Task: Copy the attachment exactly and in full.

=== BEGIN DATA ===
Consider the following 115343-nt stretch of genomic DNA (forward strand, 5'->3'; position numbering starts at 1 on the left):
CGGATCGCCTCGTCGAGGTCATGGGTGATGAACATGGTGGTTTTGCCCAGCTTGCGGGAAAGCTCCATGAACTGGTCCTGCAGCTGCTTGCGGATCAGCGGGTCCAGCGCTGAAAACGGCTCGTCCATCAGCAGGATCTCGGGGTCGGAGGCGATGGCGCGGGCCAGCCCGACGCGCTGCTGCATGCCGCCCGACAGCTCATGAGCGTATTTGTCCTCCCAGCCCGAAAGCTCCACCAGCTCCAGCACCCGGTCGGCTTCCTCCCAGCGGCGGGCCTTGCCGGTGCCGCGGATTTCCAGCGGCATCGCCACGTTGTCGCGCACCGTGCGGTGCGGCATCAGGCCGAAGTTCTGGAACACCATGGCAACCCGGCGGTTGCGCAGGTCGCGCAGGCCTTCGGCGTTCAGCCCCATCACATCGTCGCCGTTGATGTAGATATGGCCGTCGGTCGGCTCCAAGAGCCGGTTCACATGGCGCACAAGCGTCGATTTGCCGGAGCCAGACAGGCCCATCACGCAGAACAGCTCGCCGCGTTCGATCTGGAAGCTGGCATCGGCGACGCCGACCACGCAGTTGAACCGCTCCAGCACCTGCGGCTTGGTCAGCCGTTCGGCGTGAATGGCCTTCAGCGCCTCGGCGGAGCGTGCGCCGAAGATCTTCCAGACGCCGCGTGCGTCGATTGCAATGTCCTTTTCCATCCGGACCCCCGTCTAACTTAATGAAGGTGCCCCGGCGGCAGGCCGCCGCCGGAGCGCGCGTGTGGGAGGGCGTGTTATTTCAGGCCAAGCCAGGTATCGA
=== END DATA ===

Consider the following 115343-nt stretch of genomic DNA (forward strand, 5'->3'; position numbering starts at 1 on the left):
CGGATCGCCTCGTCGAGGTCATGGGTGATGAACATGGTGGTTTTGCCCAGCTTGCGGGAAAGCTCCATGAACTGGTCCTGCAGCTGCTTGCGGATCAGCGGGTCCAGCGCTGAAAACGGCTCGTCCATCAGCAGGATCTCGGGGTCGGAGGCGATGGCGCGGGCCAGCCCGACGCGCTGCTGCATGCCGCCCGACAGCTCATGAGCGTATTTGTCCTCCCAGCCCGAAAGCTCCACCAGCTCCAGCACCCGGTCGGCTTCCTCCCAGCGGCGGGCCTTGCCGGTGCCGCGGATTTCCAGCGGCATCGCCACGTTGTCGCGCACCGTGCGGTGCGGCATCAGGCCGAAGTTCTGGAACACCATGGCAACCCGGCGGTTGCGCAGGTCGCGCAGGCCTTCGGCGTTCAGCCCCATCACATCGTCGCCGTTGATGTAGATATGGCCGTCGGTCGGCTCCAAGAGCCGGTTCACATGGCGCACAAGCGTCGATTTGCCGGAGCCAGACAGGCCCATCACGCAGAACAGCTCGCCGCGTTCGATCTGGAAGCTGGCATCGGCGACGCCGACCACGCAGTTGAACCGCTCCAGCACCTGCGGCTTGGTCAGCCGTTCGGCGTGAATGGCCTTCAGCGCCTCGGCGGAGCGTGCGCCGAAGATCTTCCAGACGCCGCGTGCGTCGATTGCAATGTCCTTTTCCATCCGGACCCCCGTCTAACTTAATGAAGGTGCCCCGGCGGCAGGCCGCCGCCGGAGCGCGCGTGTGGGAGGGCGTGTTATTTCAGGCCAAGCCAGGTATCGA